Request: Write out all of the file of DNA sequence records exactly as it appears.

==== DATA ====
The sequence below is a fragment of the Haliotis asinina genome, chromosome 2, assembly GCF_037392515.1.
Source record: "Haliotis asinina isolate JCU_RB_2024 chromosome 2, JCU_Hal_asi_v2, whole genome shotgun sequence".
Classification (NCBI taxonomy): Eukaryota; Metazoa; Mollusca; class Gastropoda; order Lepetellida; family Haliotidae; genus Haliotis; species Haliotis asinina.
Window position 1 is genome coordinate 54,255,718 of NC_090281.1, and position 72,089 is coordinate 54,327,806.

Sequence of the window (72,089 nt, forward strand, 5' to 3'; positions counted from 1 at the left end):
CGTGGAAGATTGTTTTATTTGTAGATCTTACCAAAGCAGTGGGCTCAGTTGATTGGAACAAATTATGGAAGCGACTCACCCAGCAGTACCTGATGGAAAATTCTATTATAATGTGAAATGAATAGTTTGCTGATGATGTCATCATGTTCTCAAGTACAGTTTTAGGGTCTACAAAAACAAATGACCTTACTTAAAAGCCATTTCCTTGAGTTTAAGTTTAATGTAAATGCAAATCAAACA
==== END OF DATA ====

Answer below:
The sequence below is a fragment of the Haliotis asinina genome, chromosome 2, assembly GCF_037392515.1.
Source record: "Haliotis asinina isolate JCU_RB_2024 chromosome 2, JCU_Hal_asi_v2, whole genome shotgun sequence".
Classification (NCBI taxonomy): Eukaryota; Metazoa; Mollusca; class Gastropoda; order Lepetellida; family Haliotidae; genus Haliotis; species Haliotis asinina.
Window position 1 is genome coordinate 54,255,718 of NC_090281.1, and position 72,089 is coordinate 54,327,806.

Sequence of the window (72,089 nt, forward strand, 5' to 3'; positions counted from 1 at the left end):
CGTGGAAGATTGTTTTATTTGTAGATCTTACCAAAGCAGTGGGCTCAGTTGATTGGAACAAATTATGGAAGCGACTCACCCAGCAGTACCTGATGGAAAATTCTATTATAATGTGAAATGAATAGTTTGCTGATGATGTCATCATGTTCTCAAGTACAGTTTTAGGGTCTACAAAAACAAATGACCTTACTTAAAAGCCATTTCCTTGAGTTTAAGTTTAATGTAAATGCAAATCAAACA